The U.S. Copyright Act and the Lanham Act, along with various state laws, offer more effective relief -- particularly the ability to claim damages and potentially recover attorney fees.

Copyright Protection

The most robust relief for this kind of infringing conduct falls under United States copyright law. 17 U.S.C. Section 101 et al. The copyright statute was brilliantly phrased to offer protection for original works of authorship including those displayed with technology that did not exist at the time the law was written. Section 102(a) states that copyright protection applies to "original works of authorship fixed in any tangible medium of expression now known or later developed, from which they can be perceived, reproduced, or otherwise communicated, either directly or with the aid of a machine or device."

Section 102 lists eight categories of "works of authorship" that are protected. The relevant categories that apply here include (1) literary works and (5) pictorial or graphical works.

Those unfamiliar with copyright law are often surprised to learn that an original work of authorship receives copyright protection the moment it is created, and not merely once it is registered with the U.S. Copyright Office. (Authors do not own the works if they are "works made for hire." See "Works Made for Hire." Section 201(b).) Pursuant to Section 106, the author has the exclusive rights to reproduce, license, and publicly display any protected work. Therefore, when an infringing third party copies, posts, and republishes them under their own account, they are violating the exclusive reproduction and public display rights afforded under the Copyright Act.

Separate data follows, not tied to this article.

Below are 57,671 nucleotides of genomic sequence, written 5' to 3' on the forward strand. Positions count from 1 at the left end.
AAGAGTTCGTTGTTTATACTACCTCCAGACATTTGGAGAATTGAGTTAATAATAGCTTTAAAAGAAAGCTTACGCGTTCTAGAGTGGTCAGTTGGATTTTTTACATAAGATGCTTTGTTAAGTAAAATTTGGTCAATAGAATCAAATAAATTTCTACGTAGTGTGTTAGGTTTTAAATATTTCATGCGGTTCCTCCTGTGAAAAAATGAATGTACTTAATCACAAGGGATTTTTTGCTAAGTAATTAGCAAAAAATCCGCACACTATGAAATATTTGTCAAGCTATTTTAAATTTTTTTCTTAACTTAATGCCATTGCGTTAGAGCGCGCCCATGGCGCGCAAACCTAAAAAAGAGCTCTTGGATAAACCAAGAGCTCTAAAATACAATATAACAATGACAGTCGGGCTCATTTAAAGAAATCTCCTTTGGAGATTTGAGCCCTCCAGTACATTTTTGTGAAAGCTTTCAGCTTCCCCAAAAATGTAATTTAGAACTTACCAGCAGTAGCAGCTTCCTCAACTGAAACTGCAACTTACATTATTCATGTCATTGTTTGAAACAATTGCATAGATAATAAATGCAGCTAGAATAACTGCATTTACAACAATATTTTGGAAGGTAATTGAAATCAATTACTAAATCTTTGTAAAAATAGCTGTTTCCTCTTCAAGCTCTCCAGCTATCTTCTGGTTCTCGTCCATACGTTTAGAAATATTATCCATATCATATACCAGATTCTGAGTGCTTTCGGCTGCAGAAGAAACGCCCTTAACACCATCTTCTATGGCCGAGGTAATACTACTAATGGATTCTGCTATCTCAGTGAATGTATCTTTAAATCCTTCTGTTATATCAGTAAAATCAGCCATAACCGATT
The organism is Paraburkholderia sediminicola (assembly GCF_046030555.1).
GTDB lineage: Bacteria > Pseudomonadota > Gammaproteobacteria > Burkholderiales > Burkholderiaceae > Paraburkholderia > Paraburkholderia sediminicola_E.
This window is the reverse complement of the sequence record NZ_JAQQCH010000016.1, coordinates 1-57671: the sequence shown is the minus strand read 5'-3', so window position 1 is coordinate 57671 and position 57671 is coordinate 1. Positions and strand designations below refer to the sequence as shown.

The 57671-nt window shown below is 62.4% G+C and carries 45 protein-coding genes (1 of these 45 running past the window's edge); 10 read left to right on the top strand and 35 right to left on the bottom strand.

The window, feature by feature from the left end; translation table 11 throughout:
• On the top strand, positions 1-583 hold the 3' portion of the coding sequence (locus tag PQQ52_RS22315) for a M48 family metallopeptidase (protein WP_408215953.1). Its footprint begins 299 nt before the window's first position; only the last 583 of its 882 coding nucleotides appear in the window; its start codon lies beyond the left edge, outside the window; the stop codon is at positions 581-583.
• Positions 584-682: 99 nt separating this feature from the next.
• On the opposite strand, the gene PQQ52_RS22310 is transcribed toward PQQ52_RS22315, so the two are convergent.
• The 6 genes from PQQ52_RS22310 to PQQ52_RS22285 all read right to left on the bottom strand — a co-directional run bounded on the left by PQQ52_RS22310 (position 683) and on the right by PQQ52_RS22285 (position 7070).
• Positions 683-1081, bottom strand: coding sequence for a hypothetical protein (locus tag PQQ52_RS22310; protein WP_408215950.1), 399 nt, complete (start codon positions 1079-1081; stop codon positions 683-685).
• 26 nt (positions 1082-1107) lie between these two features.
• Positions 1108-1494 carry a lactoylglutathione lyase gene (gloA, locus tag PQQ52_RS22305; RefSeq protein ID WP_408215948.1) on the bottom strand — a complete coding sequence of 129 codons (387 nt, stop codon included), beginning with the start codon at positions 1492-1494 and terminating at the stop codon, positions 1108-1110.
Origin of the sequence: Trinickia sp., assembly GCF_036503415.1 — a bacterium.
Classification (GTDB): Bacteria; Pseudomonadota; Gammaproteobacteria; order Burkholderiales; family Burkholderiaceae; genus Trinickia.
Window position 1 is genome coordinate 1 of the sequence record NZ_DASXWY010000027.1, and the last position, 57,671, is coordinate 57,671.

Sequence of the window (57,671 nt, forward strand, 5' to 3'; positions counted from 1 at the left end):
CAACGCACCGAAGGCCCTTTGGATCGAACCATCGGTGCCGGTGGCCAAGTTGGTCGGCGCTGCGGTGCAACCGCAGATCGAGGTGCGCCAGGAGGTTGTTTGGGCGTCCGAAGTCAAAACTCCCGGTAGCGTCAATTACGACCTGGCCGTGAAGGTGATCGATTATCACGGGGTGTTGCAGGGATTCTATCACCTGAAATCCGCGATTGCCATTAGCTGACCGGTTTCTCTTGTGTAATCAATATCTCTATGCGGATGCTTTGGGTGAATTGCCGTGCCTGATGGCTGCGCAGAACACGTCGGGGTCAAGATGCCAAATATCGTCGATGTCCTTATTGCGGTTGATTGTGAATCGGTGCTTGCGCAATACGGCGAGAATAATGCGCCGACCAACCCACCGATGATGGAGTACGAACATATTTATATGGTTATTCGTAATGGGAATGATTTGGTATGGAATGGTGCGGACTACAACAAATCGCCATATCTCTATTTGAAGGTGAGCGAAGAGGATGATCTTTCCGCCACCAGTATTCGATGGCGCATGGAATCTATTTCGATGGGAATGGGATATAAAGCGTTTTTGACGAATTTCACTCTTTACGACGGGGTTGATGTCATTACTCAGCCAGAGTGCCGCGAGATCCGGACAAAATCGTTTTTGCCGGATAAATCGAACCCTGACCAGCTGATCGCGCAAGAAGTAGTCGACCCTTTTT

The damages available for such infringement varies depending on the registration status of the work, along with the timing and willfulness of the infringement. When an unregistered work is infringed upon, its author may only recover "actual damages," which include lost profits that proximately result from infringement. However, when a registered copyright is infringed, the copyright holder is entitled to statutory damages of "a sum not less than $750 or more than $30,000." Section 504(c)(1). For willful infringement of a registered copyright, the court has discretion to increase the statutory damages award to a maximum of $150,000 per work infringement. Section 504(c)(2). Perhaps more importantly for attorneys and their clients, infringement of a registered copyright entitles the prevailing party to recoup their reasonable attorney's fees incurred in enforcing their copyright.

In most "stolen social media post" scenarios, the author's original post probably was not registered with the Copyright Office. While copyright protection applies without registration, the Supreme Court recently held that a federal copyright infringement action cannot be filed until the infringed work is registered, a relatively simple task. Fourth Estate Pub. Benefit Corp. v., LLC, 139 S. Ct. 881 (2019). However, the author may only be entitled to actual and not statutory damages if the infringement ceased prior to registration.